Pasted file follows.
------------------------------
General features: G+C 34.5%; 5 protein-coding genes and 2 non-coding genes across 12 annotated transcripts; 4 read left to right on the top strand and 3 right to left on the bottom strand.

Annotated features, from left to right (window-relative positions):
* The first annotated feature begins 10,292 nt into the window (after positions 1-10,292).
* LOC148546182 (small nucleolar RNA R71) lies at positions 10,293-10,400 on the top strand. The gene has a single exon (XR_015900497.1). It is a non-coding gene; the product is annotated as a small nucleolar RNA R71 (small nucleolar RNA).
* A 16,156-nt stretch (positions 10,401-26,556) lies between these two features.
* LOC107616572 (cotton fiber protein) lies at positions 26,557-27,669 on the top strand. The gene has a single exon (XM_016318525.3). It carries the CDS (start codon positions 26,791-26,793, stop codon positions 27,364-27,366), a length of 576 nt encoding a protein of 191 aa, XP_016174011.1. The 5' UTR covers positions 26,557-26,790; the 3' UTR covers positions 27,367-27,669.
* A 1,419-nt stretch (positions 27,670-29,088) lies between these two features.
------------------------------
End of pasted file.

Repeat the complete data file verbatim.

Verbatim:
General features: G+C 34.5%; 5 protein-coding genes and 2 non-coding genes across 12 annotated transcripts; 4 read left to right on the top strand and 3 right to left on the bottom strand.

Annotated features, from left to right (window-relative positions):
* The first annotated feature begins 10,292 nt into the window (after positions 1-10,292).
* LOC148546182 (small nucleolar RNA R71) lies at positions 10,293-10,400 on the top strand. The gene has a single exon (XR_015900497.1). It is a non-coding gene; the product is annotated as a small nucleolar RNA R71 (small nucleolar RNA).
* A 16,156-nt stretch (positions 10,401-26,556) lies between these two features.
* LOC107616572 (cotton fiber protein) lies at positions 26,557-27,669 on the top strand. The gene has a single exon (XM_016318525.3). It carries the CDS (start codon positions 26,791-26,793, stop codon positions 27,364-27,366), a length of 576 nt encoding a protein of 191 aa, XP_016174011.1. The 5' UTR covers positions 26,557-26,790; the 3' UTR covers positions 27,367-27,669.
* A 1,419-nt stretch (positions 27,670-29,088) lies between these two features.